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F&D 12/96 2-18 12/13/96 5:55 PM Page 3

Sustainable Development:
From Theory to Practice
I S M A I L S E R AG E L D I N

E VERYWHERE we look, achieving


sustainable development is moving
beyond rhetoric to action. Whether
it is removing subsidies that dam-
age the environment and cost the treasury
scarce funds or defining new indicators of
ro o t i n a growing number of countries
around the world. While many of these
principles—set priorities carefully, incorpo-
rate environmental concerns from the start,
concentrate on cost effectiveness, and take
advantage of “win-win” opportunities—
inequities in public spending on health and
education services.
Patricia Annez and Alfred Friendly
report o n t h e World Bank’s agenda for
action following the Habitat II conference.
By the start of the next century, eight of the
the direction and pace of environmental may now seem intuitive and straightfor- earth’s ten megacities will be in developing
change, opportunities are being seized in all ward, they stand in sharp contrast to the countries. Priority actions to address the
sectors to marry the forces of economic practice of environmental policymaking in problems of urban growth include reducing
growth with those that support the founda- industrial countries over the past three emissions of lead and particulates; provid-
tions of sustainable development—wise decades. While the new environmentalism ing basic services, including clean water
resource management, equitable distribu- gives strong emphasis to the careful analy- and sanitation, to slums; enabling private
tion of benefits, and reduction of negative sis of costs and benefits, it also recognizes sector participation in the provision of
effects on people and the environment from the vital importance of the political econ- these services; and making the finances of
the process of economic growth. omy of achieving sustainability. Smart gov- cities sustainable. Reform of urban govern-
T h e Worl d B a n k h a s b e e n a c t ively ernments seeking to make real progress on ment, including decentralized decision
exploring the link betw een what were once the environment will build constituencies making, is key to taking these steps toward
thought of as mutually exclusive goals: for chang e, involve local people, and invest sustainability, as is the enhancement of
rapid economic growth and an improved in partnerships. The World Bank is now opportunities for employment.
quality of the environment. We now have supporting environmental policy reform Finally, John Dixon and Kirk Hamilton
marshaled compelling evidence that a com- in almost seventy countries and has an suggest new answers to the question,
bination of sound policies, advance plan- active portfolio of environmental loans “Where is the wealth of nations?” Building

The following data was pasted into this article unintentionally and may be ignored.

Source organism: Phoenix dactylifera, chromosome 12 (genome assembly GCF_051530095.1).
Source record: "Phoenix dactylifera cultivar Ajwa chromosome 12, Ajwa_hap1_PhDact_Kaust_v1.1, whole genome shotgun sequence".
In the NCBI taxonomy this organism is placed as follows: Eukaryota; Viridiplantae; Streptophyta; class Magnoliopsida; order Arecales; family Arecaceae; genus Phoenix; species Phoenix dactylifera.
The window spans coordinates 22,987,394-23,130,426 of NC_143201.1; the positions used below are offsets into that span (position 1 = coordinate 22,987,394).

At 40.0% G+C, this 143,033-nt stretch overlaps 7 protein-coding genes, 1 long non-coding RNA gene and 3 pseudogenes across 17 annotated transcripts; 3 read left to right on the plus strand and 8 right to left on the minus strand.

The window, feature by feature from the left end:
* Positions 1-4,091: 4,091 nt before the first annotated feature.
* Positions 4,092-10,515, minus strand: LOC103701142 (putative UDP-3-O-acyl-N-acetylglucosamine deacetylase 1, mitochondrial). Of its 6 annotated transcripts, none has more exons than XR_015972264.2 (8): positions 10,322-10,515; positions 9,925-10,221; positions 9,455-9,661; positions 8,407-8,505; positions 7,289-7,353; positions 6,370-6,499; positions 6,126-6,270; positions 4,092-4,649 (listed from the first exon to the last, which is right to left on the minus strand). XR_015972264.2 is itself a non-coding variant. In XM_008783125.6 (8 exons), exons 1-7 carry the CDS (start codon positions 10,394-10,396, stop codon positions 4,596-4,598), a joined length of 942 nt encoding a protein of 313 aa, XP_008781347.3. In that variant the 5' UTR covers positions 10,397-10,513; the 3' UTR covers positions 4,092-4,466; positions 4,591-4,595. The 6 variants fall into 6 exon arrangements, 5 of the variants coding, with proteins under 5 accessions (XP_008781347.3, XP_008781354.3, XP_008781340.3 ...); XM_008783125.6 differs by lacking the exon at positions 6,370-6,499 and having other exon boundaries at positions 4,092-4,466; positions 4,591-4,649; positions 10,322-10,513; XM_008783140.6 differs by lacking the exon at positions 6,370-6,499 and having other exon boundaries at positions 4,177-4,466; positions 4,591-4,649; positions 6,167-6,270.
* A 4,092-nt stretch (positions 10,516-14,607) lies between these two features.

ning, and judicious investments can help us o f m ore than $11 billion.Underpinning on pioneering efforts, the results of which
meet both goals. In fact, the experience of this support are the principles of the new were published by the World Bank in 1995,
the past decade has clearly shown the posi- environmentalism. they estimate total wealth for over 100
tive synergies between growth and envi- Wendy Ayres and Alex McCalla present countries as the sum of human resources
ronmental improvement. some of the major themes from the Bank’s (including social capital), produced assets,
These themes are explored in the four Fourth Annual Environmentally Sus- and natural resources. The new estimates
papers that follow this introduction. tainable Development (ESD) Conference, differ to some extent from those published
Although the challenges are still daunt- “Rural Well-Being: From Vision to Action.” earlier, but the authors’ analysis still sug-
ing—over 800 million people worldwide are Globally, more than two billion people are gests that returns to human resources are
hungry because they cannot afford to buy at risk from nutrient deficiencies, and the dominant form o f wealth worldwide,
the food that they need, and inadequate another billion are actually harmed by cog- while natural resources are more than 10
water supply and sanitation services create nitive disabilities, blindness, or hunger. pe r c e n t o f wea l t h i n m o s t d eveloping
health problems for millions in the world’s Reducing poverty and hunger requires fos- regions. Particularly imp ortant is the find-
rapidly growing megacities—we are identi- tering rural development in general and ing that agricultural land constitutes more
fying cost-effective solutions to many of smallholder agriculture in particular. The than 80 percent of natural resou rce wealth
these problems and are beginning to policy program to achieve this includes in low-income countries. These results,
address the fundamental problems associ- adopting sound macroeconomic policies, while preliminary, suggest that renewing
ated with empowering the poorest (who are liberalizing external trade, investing in new emphasis on the sound management of
often located in rural areas) to lift them- technologies, increasing the efficiency of agricultural land and building human capi -
selves out of poverty. irrigation, improving the management of tal should be policy priorities for develop-
Andrew Steer identifies the principles of t h e rural resourc e b a s e , p roviding in- ing countries. F&D
the “new environmentalism” that is taking frastructure, and—above all—removing

Ismail Serageldin,
a national of Egypt, is the World Bank’s Vice President, Environmentally Sustainable Development.

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